When did it happen? How did it happen? What happened? Let's start with that last one. Unless you are one of an elite few or have a prodigious amount of time to crawl through music-blocking sites, iTunes, podcasts and blogs, at some point in your adult life you look up and realize that music and your passion for it is no longer the dominating central force of your life and identity. This is a very odd thing to realize if you've spent a decade or two relating to yourself, to those around you, and to the world in general primarily through some sort of musical avenue. Granted, there is a continuum of intensity to this kind of relation - it can range from buying lots of albums to attending hundreds of shows or playing in a band - but if you've been anywhere on that continuum then there's a good chance you've had a similar realization. Standing on street corners late into the evening after shows deconstructing the set and dropping into a binary code of obscure band speak. Agonizing over the making of a mix tape (yes, as in cassette tapes) or CD to subtly communicate the crush you have on someone. Popping into every record store you see for two years in pursuit of theDevo Live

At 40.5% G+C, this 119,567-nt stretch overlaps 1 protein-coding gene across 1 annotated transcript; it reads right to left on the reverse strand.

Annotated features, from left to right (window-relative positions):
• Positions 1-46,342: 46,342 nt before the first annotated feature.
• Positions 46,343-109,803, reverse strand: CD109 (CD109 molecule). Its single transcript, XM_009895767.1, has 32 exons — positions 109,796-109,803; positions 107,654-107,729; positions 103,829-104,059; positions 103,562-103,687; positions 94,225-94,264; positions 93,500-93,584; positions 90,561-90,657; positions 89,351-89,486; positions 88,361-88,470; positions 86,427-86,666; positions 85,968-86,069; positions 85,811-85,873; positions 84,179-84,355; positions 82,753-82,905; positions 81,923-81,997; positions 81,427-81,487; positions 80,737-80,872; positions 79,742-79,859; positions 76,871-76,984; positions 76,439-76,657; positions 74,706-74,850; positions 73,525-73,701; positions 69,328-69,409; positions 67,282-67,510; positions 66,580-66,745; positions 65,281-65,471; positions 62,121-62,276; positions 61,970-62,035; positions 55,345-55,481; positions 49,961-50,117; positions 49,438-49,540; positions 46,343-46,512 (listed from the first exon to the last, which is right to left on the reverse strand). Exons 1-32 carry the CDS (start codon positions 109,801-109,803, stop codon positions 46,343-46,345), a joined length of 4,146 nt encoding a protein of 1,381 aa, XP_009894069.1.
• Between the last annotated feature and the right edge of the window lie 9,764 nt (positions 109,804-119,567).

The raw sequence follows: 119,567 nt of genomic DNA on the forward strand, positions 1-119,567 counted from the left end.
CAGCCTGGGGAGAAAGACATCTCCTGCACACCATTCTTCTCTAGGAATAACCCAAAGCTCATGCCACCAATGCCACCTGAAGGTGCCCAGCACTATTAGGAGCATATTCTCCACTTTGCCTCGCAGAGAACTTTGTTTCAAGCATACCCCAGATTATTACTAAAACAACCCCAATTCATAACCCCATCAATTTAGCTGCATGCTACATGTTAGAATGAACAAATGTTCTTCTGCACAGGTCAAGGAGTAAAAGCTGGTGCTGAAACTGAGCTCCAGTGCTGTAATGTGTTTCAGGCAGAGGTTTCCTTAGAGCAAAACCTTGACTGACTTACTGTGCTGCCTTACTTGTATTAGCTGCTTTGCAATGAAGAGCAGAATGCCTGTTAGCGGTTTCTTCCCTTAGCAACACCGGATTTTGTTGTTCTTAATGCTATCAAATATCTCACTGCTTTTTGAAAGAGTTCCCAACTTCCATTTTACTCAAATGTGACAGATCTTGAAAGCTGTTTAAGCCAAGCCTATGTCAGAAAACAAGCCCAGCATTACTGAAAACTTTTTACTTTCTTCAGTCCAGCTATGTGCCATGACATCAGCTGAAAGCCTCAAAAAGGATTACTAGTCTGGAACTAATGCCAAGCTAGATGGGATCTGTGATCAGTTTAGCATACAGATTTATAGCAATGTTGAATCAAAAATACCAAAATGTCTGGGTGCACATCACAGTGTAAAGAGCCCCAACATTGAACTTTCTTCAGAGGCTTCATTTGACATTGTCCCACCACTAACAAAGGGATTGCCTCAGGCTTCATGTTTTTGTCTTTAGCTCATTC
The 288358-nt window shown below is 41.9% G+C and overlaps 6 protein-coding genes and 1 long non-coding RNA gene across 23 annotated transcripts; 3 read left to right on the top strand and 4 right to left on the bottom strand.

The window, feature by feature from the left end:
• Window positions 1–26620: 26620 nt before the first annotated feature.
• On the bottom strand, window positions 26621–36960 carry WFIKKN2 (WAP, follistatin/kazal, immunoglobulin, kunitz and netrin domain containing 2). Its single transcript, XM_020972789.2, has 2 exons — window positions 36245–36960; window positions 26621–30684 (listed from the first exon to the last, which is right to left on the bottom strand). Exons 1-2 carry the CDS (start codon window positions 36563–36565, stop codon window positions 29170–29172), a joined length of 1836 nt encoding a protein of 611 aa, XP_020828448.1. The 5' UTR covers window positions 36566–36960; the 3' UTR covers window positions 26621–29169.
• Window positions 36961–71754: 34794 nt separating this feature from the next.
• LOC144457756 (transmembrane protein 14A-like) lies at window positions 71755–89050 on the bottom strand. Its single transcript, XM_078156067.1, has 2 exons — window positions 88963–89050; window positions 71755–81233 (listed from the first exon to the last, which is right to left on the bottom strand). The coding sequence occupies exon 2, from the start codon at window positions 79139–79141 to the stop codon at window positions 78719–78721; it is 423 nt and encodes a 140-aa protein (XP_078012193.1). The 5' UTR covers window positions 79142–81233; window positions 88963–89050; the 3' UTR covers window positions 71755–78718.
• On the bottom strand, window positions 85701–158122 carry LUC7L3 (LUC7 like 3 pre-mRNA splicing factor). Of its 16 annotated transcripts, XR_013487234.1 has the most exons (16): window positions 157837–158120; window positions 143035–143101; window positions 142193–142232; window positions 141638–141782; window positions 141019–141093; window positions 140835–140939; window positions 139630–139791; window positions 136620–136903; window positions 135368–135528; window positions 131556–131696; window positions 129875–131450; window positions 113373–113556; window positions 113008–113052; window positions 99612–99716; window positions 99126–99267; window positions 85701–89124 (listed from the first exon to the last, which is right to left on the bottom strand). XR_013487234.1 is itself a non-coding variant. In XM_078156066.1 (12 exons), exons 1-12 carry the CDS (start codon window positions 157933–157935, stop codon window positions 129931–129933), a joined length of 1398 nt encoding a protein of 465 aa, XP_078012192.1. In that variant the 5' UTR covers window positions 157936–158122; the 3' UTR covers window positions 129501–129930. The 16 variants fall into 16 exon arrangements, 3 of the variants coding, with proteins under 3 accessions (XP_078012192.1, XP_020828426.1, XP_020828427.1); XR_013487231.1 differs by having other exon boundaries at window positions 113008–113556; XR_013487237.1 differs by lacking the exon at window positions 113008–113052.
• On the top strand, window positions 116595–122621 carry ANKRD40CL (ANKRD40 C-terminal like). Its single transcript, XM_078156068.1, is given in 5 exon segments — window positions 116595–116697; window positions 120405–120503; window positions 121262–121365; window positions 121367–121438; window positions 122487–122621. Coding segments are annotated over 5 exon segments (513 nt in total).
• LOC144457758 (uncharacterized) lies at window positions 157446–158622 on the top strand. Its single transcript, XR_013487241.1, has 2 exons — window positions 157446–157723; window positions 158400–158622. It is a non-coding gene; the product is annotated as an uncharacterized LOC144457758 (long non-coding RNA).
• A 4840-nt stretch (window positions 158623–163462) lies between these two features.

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Japanese import or the Dead Boys "Sonic Reducer" single only to be thwarted time and again. You know - music as way of life. Music as identity. But eventually, things change. Jobs come and go, perhaps a career gets started. Endless late nights slowly become less appealing. Maybe you get married, even have some kids, and one day you wake up feeling a hell of a lot closer to bourgeois than you'd ever imagined you'd be. After all, it's pretty hard to be an anarchist lawyer - well, at least not without a crapload of cognitive dissonance - or an ironic rocker girl with a newborn baby (well, unless you're Kim Gordon). And, let's be honest, no one wants to be that creepy 50-year-old dude at the underground show. There are a lot of questions that come up on the morning of that realization and the days that follow. But if you're lucky, there's also a sub-realization that happens, which is the recognition that that fundamental passion for music is still there. It hasn't gone anywhere, and, really, how could it since it's such a part of you? So then the ultimate question presents itself: How has this passion changed with your life, and how do you continue to satisfy, incorporate, indulge it in this new idiom of existence in which you find yourself? Do you continue to expand your range, learning ever more about, jazz, classical, electronica? Do you ween your kids on The Clash? Do you haunt the few remaining community record stores? Is "Baba O'Reily" your ringtone? We at Rocks Off would like to hear what you do to keep music in your life, and hope you check back next week as we begin to explore this conundrum.